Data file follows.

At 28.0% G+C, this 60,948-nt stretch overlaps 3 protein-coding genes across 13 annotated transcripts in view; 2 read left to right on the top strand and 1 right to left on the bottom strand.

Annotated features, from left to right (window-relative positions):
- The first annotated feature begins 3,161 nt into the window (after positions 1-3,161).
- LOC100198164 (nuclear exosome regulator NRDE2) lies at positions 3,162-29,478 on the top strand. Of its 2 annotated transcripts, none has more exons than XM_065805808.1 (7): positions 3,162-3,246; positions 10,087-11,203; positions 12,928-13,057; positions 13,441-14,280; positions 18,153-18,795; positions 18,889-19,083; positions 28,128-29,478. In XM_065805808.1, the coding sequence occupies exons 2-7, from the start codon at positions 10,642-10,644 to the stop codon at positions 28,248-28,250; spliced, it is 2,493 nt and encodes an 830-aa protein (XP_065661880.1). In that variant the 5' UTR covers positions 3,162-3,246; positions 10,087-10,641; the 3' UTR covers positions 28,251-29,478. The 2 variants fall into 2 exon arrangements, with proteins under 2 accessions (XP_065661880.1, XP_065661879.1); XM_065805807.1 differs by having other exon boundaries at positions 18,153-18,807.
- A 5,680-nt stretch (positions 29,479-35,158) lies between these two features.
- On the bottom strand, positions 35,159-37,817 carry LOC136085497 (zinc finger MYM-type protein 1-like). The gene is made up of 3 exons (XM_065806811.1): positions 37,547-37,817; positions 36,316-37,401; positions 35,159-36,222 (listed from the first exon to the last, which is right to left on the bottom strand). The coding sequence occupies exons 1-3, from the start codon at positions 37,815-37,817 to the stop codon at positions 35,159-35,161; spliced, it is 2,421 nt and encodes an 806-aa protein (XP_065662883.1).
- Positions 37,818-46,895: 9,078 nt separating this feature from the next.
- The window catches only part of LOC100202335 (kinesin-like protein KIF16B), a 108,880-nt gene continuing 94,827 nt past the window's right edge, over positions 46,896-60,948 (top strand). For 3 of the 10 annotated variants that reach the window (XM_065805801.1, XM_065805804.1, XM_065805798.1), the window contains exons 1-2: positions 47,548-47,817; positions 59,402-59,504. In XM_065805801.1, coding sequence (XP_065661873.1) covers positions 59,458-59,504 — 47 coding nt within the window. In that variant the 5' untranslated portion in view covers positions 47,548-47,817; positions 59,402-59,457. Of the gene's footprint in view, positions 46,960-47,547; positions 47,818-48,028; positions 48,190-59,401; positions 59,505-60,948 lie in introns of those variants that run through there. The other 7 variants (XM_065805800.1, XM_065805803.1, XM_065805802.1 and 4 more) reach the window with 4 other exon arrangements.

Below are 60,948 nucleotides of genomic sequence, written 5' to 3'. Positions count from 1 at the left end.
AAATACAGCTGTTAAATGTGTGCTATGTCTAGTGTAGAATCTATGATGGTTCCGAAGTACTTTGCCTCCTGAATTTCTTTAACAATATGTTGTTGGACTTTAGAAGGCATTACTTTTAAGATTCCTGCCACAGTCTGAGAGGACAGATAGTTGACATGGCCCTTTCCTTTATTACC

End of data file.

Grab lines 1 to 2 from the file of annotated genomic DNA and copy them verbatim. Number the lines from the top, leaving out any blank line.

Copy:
At 28.0% G+C, this 60,948-nt stretch overlaps 3 protein-coding genes across 13 annotated transcripts in view; 2 read left to right on the top strand and 1 right to left on the bottom strand.

Annotated features, from left to right (window-relative positions):